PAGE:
Provost speculated that medications –including NSAIDs–and their secondary effects on ovulation might play a role, but was unable to come up with conclusive evidence. The Salman study may be the key to understanding why these women are less fertile.

NSAIDS work through the inhibition of cyclooxygenase (COX), which reduces production of prostaglandins. It is true that prostaglandins mediate many steps of inflammation, but they also play important roles within the female reproductive system. They control ovulation, menstrual cycling, and even induction of labor. Disruption of prostaglandin production and function could be the mechanism through which NSAIDS inhibit ovulation.

Clinical Significance

While Salman’s study provides many answers, it also poses new questions: Would short-term, occasional, episodic use of NSAIDs have the same negative impact on ovulation as prolonged use? Will all classes of NSAIDs yield the same results?

Salman’s group evaluated 3 specific drugs, representing 3 distinct NSAID subclasses, and there were problems with all of them. Whether or not these results can be generalized to all NSAIDs, both over-the-counter and prescription, is unknown. But given that each of the three drugs induced some degree of ovulatory and/or progesterone suppression suggests that the wisest choice for a woman trying to conceive is complete avoidance of all of NSAIDs.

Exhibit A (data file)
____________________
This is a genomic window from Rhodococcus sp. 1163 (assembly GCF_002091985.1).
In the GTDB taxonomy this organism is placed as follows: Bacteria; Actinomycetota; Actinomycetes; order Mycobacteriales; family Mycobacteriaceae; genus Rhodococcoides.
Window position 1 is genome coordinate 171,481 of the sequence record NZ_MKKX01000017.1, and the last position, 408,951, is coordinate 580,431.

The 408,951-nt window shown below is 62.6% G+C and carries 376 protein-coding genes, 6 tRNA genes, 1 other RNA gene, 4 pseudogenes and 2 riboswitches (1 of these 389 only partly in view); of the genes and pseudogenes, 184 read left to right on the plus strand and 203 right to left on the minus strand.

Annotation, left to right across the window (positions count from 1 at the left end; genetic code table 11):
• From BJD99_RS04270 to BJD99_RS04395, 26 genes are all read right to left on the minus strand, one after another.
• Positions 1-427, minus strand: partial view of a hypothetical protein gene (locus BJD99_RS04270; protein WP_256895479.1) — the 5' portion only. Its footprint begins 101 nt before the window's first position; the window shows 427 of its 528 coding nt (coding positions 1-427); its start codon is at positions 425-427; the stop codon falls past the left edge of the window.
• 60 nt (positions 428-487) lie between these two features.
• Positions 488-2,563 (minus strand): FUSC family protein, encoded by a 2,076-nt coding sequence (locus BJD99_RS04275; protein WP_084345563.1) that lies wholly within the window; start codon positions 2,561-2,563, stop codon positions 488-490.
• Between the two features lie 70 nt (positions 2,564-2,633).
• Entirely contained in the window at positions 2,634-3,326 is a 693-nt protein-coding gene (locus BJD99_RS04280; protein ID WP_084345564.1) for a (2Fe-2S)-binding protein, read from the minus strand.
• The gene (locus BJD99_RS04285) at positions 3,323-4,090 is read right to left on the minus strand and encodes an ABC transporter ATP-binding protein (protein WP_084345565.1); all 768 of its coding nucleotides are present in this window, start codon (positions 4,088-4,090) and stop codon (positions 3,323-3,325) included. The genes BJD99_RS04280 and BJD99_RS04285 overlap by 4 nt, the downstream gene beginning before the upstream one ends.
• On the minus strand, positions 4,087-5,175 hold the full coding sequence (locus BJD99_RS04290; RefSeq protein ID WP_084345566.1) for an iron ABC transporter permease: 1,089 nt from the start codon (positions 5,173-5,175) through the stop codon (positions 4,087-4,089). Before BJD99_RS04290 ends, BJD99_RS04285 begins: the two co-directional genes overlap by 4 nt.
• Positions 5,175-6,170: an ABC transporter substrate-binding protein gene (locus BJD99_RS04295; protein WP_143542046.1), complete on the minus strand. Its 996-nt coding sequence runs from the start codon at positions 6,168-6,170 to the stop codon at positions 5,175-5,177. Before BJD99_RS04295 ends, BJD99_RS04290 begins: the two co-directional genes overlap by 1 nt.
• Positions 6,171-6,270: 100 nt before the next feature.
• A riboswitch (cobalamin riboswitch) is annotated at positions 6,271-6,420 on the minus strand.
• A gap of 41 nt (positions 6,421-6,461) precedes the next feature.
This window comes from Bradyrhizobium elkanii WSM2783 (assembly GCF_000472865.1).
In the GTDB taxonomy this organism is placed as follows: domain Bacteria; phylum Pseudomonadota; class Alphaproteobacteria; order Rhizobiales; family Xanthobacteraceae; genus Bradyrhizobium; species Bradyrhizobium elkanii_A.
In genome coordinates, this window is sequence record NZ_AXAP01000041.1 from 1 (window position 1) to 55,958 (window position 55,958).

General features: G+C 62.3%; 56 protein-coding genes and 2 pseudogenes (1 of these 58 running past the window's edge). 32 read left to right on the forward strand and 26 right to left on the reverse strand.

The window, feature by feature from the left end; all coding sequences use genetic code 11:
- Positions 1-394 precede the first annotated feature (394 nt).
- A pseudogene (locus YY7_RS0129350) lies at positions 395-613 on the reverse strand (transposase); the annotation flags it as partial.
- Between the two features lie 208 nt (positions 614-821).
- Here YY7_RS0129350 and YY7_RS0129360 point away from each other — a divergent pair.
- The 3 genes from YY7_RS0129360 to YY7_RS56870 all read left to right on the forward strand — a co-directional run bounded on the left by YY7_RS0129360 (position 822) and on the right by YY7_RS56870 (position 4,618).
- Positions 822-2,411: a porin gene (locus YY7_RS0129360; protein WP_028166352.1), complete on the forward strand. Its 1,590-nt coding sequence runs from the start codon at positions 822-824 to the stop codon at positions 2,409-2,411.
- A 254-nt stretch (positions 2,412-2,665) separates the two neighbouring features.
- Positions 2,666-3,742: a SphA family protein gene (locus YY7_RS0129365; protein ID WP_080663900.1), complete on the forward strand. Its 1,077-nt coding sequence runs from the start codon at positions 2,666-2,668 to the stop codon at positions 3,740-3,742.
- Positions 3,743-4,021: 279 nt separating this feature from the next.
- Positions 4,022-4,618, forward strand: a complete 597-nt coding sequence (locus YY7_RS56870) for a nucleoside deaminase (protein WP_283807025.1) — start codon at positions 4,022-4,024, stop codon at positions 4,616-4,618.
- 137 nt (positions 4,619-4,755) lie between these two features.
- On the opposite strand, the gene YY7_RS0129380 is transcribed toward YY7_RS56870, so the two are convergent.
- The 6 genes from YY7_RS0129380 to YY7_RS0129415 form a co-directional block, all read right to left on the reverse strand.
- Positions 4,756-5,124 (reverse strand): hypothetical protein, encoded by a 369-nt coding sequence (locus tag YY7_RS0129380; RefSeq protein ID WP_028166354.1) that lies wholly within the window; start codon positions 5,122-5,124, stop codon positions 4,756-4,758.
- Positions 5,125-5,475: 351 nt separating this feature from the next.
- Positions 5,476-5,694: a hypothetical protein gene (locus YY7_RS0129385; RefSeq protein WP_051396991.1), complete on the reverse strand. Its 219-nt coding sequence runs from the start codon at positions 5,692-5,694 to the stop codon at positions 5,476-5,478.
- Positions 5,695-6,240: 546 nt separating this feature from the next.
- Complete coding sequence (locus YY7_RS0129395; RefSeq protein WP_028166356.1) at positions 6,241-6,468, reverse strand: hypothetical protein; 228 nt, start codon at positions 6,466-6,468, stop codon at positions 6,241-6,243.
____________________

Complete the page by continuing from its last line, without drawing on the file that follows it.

Further studies are needed to determine if shorter, less regular consumption of NSAIDs would yield similar ovulatory suppression, and if other NSAIDS produce similar results.

NSAID Use in the US

In 2012, Holistic Primary Care reported that,“Americans fill 70 million NSAID prescriptions yearly, and consume roughly 30 billion doses of over-the-counter NSAIDs. Between 20-30% of US adults take them daily.”

These drugs are very widely available over-the-counter and by prescription, and they are the most commonly used pain medications in adults in the US. The most commonly used over-the-counter NSAIDS are aspirin, ibuprofen, and naproxen (Aleve).  

NSAIDS have long been implicated in stomach upset and pain, and overuse can lead to hospitalization or death. It may be time to add infertility to the list of unintended side effects.

Sara McNulty holds a Master’s degree in Nutrition and Integrative Health from the Maryland University of Integrative Health. She is currently pursuing Certified Nutrition Specialist license.


Clowse MEB, Chakravarty E, Costenbader KH, Chambers C, & Michaud K. Effects of infertility, pregnancy loss, and patient concerns on family size of women with rheumatoid arthritis and systemic lupus erythematosus. Arthritis Care & Research. 2012; 64(5): 668–674. http://doi.org/10.1002/acr.21593

Goldman, E. Healing the NSAID Nation: Finding Safer Alternatives for Chronic Inflammation. Holistic Primary Care. 2012; 13(2). http://www.holisticprimarycare.net/topics/topics-a-g/chronic-disease/1338-healing-the-nsaid-nation-finding-safer-alternatives-for-chronic-inflammation

Mendonca LL, Khamashta MA, Nelson-Piercy C, Hunt BJ, & Hughes GR. Non-steroidal anti-inflammatory drugs as a possible cause for reversible infertility. Rheumatology (Oxford, England). 2000; 39(8): 880–882.http://rheumatology.oxfordjournals.org/content/39/8/880.long

Provost M, Eaton JL, & Clowse MEB. Fertility and infertility in rheumatoid arthritis. Current Opinion in Rheumatology. 2014; 26(3): 308–314. http://doi.org/10.1097/BOR.0000000000000058